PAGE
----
Speaking to the disciples, Yeshua said: “There was a wealthy man who employed a general manager. Charges were brought to him that his manager was squandering his resources. 2 So he summoned him and asked him, ‘What is this I hear about you? Turn in your accounts, for you can no longer be manager.’
3 “‘What am I to do?’ said the manager to himself. ‘My boss is firing me, I’m not strong enough to dig ditches, and I’m ashamed to go begging.4 Aha! I know what I’ll do — something that will make people welcome me into their homes after I’ve lost my job here!’
5 “So, after making appointments with each of his employer’s debtors, he said to the first, ‘How much do you owe my boss?’ 6 ‘Eight hundred gallons of olive oil,’ he replied. ‘Take your note back,’ he told him. ‘Now, quickly! Sit down and write one for four hundred!’ 7 To the next he said, ‘And you, how much do you owe?’ ‘A thousand bushels of wheat,’ he replied. ‘Take your note back and write one for eight hundred.’
8 “And the employer of this dishonest manager applauded him for acting so shrewdly! For the worldly have more wisdom than those who have received the light — in dealing with their own kind of people!
9 “Now what I say to you is this: use worldly wealth to make friends for yourselves, so that when it gives out, you may be welcomed into the eternal home.
Many scholars have found difficulty in interpreting this parable because they don’t want to accept its obvious message, which offends their pious faith. Jesus was playing with the notion of God’s judgement on human lives, which he respresents in his story by the judgement faced by the manager. This kind of story asks the audience, “What would you do in this situation?” The answer Jesus presents would impress the audience by its resourcefulness. At the expense of his boss, the manager makes new friends who will protect his future.Jesus was telling his audience that faced with the judgement of God, they ought to get into the business of forgiving the boss’s debtors, as he was doing, so that they would have friends in heaven. If the boss will not deny his manager’s forgiveness of debt, to avoid losing face, how much less will God deny the message of forgivness! And if the dishonest manager needed friends in his crisis, how much more will sinful human beings need them at the time of judgement!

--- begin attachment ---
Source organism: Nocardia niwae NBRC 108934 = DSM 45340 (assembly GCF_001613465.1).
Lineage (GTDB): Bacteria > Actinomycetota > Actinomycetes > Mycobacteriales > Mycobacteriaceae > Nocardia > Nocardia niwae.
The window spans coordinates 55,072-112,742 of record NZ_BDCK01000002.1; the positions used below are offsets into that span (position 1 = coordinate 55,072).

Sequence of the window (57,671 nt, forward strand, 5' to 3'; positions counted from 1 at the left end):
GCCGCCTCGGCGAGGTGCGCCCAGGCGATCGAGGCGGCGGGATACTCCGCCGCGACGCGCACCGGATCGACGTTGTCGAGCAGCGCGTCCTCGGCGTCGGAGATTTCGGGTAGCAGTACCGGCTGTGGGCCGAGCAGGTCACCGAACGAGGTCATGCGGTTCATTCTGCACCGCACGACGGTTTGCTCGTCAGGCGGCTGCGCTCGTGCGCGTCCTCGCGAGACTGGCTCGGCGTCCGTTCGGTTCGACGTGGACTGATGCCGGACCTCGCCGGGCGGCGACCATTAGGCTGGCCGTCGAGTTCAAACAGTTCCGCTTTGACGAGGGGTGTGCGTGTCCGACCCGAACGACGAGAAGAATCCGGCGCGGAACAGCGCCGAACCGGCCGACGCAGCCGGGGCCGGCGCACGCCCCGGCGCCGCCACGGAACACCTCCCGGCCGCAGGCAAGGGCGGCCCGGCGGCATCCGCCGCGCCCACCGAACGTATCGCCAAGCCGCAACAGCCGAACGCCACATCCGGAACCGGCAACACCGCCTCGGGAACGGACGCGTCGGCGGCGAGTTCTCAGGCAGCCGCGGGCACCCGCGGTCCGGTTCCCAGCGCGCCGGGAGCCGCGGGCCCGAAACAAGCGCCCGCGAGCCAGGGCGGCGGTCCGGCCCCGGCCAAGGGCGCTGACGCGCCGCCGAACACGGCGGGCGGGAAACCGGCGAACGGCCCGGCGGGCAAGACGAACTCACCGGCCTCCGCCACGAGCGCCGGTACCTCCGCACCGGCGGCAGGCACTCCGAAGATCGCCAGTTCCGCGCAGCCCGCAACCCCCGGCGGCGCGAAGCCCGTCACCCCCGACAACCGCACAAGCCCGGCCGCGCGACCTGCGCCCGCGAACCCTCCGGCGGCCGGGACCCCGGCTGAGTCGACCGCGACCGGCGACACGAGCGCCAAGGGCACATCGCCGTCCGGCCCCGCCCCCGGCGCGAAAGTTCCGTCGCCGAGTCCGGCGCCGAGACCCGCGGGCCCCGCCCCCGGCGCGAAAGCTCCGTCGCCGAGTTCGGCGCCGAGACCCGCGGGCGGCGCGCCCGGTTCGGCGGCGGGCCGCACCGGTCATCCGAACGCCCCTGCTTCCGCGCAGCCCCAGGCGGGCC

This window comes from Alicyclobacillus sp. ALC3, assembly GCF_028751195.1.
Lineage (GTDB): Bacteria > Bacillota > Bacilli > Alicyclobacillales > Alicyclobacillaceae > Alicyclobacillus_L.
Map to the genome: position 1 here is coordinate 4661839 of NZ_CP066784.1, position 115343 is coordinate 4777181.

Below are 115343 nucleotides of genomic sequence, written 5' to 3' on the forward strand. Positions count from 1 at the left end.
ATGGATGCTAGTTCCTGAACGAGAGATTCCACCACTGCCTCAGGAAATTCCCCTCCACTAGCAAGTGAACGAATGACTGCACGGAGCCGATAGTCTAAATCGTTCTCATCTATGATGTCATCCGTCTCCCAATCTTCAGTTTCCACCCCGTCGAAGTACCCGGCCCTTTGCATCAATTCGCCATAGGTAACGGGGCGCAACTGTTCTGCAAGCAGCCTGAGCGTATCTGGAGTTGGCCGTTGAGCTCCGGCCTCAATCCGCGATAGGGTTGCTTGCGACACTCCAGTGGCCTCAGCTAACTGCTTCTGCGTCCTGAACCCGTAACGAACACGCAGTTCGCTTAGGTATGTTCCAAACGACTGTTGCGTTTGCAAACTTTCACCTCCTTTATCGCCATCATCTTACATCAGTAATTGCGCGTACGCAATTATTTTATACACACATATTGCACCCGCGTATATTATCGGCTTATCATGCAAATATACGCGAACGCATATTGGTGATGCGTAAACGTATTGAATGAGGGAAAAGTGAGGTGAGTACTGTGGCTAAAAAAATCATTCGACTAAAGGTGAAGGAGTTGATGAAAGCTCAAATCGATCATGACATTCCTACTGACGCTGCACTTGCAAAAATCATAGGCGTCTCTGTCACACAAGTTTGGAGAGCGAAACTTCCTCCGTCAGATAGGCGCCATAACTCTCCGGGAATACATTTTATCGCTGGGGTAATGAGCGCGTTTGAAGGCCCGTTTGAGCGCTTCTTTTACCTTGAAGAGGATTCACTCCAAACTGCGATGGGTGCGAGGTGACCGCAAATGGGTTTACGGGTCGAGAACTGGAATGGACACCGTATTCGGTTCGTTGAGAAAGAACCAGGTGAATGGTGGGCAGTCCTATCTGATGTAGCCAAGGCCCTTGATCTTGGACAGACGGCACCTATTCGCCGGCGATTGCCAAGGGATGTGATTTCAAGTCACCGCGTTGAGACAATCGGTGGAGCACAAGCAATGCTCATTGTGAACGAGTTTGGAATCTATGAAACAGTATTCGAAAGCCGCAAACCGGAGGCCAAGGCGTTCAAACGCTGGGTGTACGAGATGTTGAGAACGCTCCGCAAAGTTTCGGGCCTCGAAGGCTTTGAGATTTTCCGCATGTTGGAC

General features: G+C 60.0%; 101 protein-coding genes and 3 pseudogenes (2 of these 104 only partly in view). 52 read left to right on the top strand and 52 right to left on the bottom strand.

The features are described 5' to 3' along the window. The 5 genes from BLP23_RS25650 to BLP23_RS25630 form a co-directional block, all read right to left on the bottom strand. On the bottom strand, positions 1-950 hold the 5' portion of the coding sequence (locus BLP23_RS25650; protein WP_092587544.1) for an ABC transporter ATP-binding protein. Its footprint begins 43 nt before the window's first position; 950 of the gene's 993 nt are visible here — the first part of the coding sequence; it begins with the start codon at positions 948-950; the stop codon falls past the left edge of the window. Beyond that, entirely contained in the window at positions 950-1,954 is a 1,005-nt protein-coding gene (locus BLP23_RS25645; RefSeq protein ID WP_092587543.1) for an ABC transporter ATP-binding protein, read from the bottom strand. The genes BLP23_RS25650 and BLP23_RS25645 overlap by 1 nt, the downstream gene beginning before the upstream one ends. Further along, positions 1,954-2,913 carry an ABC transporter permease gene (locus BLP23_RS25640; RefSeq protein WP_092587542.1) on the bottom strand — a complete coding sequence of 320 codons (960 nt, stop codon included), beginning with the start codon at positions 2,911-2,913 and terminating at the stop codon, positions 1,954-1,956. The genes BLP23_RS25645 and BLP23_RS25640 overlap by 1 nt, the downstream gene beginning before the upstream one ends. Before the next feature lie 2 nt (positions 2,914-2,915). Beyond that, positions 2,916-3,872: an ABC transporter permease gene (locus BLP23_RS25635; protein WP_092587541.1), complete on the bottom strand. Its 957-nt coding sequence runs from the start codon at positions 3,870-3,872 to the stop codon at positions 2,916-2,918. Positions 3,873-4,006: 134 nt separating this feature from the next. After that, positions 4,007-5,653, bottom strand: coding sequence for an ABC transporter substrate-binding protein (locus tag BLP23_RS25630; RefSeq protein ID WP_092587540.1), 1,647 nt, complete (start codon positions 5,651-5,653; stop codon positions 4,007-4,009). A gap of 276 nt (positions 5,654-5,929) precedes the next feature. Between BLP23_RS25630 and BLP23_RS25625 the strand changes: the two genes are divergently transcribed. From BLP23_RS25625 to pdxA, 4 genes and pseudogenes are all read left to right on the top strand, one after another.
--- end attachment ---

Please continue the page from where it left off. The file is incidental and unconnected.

This robust and witty defence of the gospel of forgiveness, which imagines the bearer of the gospel as a dishonest manager (not a usual image of Jesus!), is then merged with the more usual command to “make friends with your worldly wealth”, that is, to give it to the poor, so that you will have friends in heaven. Release from sins and release from poverty are linked by the common language of debt and forgiveness of debt.
This a merry and unconventional way of celebrating the gospel message. I’m sure at times Jesus enjoyed scandalising his disciples. This and the parables of chapter 15 all emphasise the counter- intuitive and socially disruptive nature of God’s dealings with those who are considered “lost.” The notion of “friends in heaven” imagines those to whom you have done some good taking your side in God’s court of judgement. The idea will probably seem trivial to those who have more reverence for God’s judgement than God does or Jesus did. I think it does honour to God to think that he wants to take into account all the evidence